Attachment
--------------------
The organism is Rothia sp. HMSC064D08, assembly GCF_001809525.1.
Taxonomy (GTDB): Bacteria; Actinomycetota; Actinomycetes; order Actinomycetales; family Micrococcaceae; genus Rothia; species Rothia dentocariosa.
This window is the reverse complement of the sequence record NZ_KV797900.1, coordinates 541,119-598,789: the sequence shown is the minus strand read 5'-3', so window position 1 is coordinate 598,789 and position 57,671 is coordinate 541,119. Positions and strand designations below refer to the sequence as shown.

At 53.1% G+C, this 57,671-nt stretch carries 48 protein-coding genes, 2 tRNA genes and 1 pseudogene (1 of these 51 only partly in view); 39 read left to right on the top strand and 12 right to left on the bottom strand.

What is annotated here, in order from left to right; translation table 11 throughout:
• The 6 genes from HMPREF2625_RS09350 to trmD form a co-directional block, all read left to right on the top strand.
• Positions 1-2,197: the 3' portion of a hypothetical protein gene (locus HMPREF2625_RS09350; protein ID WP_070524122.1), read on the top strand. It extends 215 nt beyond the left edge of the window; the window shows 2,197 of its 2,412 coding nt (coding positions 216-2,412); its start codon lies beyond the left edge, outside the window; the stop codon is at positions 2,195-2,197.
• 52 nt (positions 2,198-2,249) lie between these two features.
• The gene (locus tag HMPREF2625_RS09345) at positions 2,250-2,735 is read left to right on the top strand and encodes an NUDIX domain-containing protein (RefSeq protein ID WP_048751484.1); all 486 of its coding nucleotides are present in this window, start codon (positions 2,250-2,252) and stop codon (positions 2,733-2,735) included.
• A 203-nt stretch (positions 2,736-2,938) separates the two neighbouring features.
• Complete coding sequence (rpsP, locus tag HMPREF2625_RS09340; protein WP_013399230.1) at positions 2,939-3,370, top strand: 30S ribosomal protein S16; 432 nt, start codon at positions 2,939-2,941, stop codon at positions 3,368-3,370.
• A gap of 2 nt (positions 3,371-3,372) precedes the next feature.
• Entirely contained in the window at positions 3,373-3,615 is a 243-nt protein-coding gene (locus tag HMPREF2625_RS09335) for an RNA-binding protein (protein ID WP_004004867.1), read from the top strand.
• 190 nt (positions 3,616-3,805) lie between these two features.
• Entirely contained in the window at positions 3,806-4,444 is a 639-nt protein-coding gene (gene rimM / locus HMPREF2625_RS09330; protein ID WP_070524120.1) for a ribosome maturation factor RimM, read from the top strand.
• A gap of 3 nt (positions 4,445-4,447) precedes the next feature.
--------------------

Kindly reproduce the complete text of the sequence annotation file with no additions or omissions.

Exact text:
The organism is Rothia sp. HMSC064D08, assembly GCF_001809525.1.
Taxonomy (GTDB): Bacteria; Actinomycetota; Actinomycetes; order Actinomycetales; family Micrococcaceae; genus Rothia; species Rothia dentocariosa.
This window is the reverse complement of the sequence record NZ_KV797900.1, coordinates 541,119-598,789: the sequence shown is the minus strand read 5'-3', so window position 1 is coordinate 598,789 and position 57,671 is coordinate 541,119. Positions and strand designations below refer to the sequence as shown.

At 53.1% G+C, this 57,671-nt stretch carries 48 protein-coding genes, 2 tRNA genes and 1 pseudogene (1 of these 51 only partly in view); 39 read left to right on the top strand and 12 right to left on the bottom strand.

What is annotated here, in order from left to right; translation table 11 throughout:
• The 6 genes from HMPREF2625_RS09350 to trmD form a co-directional block, all read left to right on the top strand.
• Positions 1-2,197: the 3' portion of a hypothetical protein gene (locus HMPREF2625_RS09350; protein ID WP_070524122.1), read on the top strand. It extends 215 nt beyond the left edge of the window; the window shows 2,197 of its 2,412 coding nt (coding positions 216-2,412); its start codon lies beyond the left edge, outside the window; the stop codon is at positions 2,195-2,197.
• 52 nt (positions 2,198-2,249) lie between these two features.
• The gene (locus tag HMPREF2625_RS09345) at positions 2,250-2,735 is read left to right on the top strand and encodes an NUDIX domain-containing protein (RefSeq protein ID WP_048751484.1); all 486 of its coding nucleotides are present in this window, start codon (positions 2,250-2,252) and stop codon (positions 2,733-2,735) included.
• A 203-nt stretch (positions 2,736-2,938) separates the two neighbouring features.
• Complete coding sequence (rpsP, locus tag HMPREF2625_RS09340; protein WP_013399230.1) at positions 2,939-3,370, top strand: 30S ribosomal protein S16; 432 nt, start codon at positions 2,939-2,941, stop codon at positions 3,368-3,370.
• A gap of 2 nt (positions 3,371-3,372) precedes the next feature.
• Entirely contained in the window at positions 3,373-3,615 is a 243-nt protein-coding gene (locus tag HMPREF2625_RS09335) for an RNA-binding protein (protein ID WP_004004867.1), read from the top strand.
• 190 nt (positions 3,616-3,805) lie between these two features.
• Entirely contained in the window at positions 3,806-4,444 is a 639-nt protein-coding gene (gene rimM / locus HMPREF2625_RS09330; protein ID WP_070524120.1) for a ribosome maturation factor RimM, read from the top strand.
• A gap of 3 nt (positions 4,445-4,447) precedes the next feature.